In experimenting upon liquids, great care is necessary, as the reaction frequently occurs with explosive violence.  A preliminary experiment is therefore always made, by allowing the fluorine delivery tube to dip just beneath the surface of the liquid contained in a small glass cylinder.  When the liquid contains water, or when hydrofluoric acid is a product of the reaction, cylinders of platinum or of fluorspar are employed.  If it is required to collect and examine the product, the liquid is placed along the bottom of a horizontal tube of platinum or fluorspar, as in case of solids, connected directly with the preparation apparatus, and the product is collected over water or mercury if a gas, or in a cooled platinum receiver if a liquid.

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During the examination of liquids a means has accidentally been discovered by which a glass tube may be filled with fluorine gas.  A few liquids, one of which is carbon tetrachloride, react only very slowly with fluorine at the ordinary temperature.  By filling a glass tube with such a liquid, and inverting it over a platinum capsule also containing the liquid, it is possible to displace the liquid by fluorine, which, as the walls are wet, does not attack the glass.  Or the glass tube may be filled with the liquid, and then the latter poured out, leaving the walls wet; the tube may then be filled with fluorine gas, which being slightly heavier than air, remains in the tube for some time.  In one experiment, in which a glass test tube had been filled with fluorine over carbon tetrachloride, it was attempted to transfer it to a graduated tube over mercury, but in inclining the test tube for this purpose the mercury suddenly came in contact with the fluorine, and absorbed it so instantaneously and with such a violent detonation that both the test tube and the graduated tube were shattered into fragments.  Indeed, owing to the powerful affinity of mercury for fluorine, it is a most dangerous experiment to transfer a tube containing fluorine gas, filled according to either the first or second method, to the mercury trough; the tube is always shattered if the mercury comes in contact with the gas, and generally with a loud detonation.  Fluorine may, however, be preserved for some time in tubes over mercury, provided a few drops of the non-reacting liquid are kept above the mercury meniscus.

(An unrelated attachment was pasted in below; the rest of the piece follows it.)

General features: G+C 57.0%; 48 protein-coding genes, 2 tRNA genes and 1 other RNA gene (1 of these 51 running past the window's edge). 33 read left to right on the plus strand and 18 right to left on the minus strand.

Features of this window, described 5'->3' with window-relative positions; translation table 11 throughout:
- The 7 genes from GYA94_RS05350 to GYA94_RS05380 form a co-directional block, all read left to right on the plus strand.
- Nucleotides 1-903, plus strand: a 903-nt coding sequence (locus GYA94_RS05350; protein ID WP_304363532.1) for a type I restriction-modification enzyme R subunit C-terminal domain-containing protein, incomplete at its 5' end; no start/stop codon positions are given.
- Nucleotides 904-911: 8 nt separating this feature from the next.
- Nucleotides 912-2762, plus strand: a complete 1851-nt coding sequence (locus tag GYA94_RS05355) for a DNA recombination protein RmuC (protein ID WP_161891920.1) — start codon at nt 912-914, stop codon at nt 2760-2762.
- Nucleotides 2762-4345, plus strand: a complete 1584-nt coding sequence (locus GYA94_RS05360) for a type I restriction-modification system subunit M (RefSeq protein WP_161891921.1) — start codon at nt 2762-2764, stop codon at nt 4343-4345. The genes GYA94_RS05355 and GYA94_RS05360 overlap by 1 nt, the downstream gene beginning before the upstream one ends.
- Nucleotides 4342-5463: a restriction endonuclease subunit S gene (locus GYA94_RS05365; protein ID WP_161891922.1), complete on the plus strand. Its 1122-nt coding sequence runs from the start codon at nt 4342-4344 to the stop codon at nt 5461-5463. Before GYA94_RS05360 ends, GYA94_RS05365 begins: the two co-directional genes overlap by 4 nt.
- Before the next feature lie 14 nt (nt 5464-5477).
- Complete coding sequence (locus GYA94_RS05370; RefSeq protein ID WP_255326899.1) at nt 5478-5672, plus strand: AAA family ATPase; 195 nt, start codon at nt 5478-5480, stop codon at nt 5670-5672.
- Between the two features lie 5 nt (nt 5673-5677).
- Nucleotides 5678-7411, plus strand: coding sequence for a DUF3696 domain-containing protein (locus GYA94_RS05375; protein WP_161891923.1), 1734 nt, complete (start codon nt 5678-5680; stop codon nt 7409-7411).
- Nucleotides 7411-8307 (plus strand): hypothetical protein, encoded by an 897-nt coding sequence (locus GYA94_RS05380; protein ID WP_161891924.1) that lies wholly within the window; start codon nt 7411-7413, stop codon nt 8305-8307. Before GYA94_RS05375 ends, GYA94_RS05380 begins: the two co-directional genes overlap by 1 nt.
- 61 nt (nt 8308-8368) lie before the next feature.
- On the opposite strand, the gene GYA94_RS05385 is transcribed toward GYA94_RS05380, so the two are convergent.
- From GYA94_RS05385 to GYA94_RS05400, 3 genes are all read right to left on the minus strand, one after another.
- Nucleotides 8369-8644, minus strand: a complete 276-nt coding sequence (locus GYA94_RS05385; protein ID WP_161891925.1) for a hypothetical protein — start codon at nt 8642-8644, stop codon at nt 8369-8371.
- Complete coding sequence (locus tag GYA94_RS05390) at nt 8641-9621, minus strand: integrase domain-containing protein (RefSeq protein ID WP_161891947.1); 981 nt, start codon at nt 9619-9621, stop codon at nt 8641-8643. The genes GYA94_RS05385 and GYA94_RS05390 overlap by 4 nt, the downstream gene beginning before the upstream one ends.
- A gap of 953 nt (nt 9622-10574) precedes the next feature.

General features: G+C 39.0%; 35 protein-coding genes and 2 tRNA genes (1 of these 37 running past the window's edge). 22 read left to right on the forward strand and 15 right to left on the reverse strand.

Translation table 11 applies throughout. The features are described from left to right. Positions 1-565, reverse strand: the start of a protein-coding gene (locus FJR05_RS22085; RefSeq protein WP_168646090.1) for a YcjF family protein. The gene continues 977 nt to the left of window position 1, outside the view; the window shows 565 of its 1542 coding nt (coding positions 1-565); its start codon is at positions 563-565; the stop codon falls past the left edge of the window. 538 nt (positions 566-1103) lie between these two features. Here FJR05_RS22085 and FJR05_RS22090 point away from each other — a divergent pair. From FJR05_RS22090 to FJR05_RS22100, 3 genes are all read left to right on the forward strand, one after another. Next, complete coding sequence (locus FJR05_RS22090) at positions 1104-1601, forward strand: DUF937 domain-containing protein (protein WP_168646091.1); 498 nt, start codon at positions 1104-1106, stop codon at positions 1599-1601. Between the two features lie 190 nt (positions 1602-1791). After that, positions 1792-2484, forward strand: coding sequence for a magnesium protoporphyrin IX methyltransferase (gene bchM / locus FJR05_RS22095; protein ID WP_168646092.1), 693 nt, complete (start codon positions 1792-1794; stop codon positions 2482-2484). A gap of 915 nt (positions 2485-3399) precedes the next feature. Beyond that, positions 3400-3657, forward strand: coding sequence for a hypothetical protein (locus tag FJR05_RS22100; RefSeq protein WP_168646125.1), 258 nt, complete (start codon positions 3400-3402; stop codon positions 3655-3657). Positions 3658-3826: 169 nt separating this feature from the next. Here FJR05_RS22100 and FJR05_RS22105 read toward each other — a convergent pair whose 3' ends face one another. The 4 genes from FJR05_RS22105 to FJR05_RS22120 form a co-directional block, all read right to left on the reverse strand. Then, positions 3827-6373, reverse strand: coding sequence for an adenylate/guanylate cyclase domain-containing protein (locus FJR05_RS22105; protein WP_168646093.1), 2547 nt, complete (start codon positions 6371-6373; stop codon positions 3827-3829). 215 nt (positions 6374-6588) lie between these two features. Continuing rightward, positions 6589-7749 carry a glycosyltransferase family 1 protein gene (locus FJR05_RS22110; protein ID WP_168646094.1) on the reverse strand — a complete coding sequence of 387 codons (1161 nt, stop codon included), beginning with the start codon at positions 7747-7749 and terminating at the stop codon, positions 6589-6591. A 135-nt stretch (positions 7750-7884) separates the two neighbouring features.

For studying the action of fluorine on gases, a special piece of apparatus, shown in Fig. 3, has been constructed.  It is composed of a tube of platinum, fifteen centimeters long, closed by two plates of clear, transparent, and colorless fluorspar, and carrying three lateral narrower tubes also of platinum.  Two of these tubes face each other in the center of the apparatus, and serve one for the conveyance of the fluorine and the other of the gas to be experimented upon.  The third, which is of somewhat greater diameter than the other two, serves as exit tube for the product or products of the reaction, and may be placed in connection with a trough containing either water or mercury.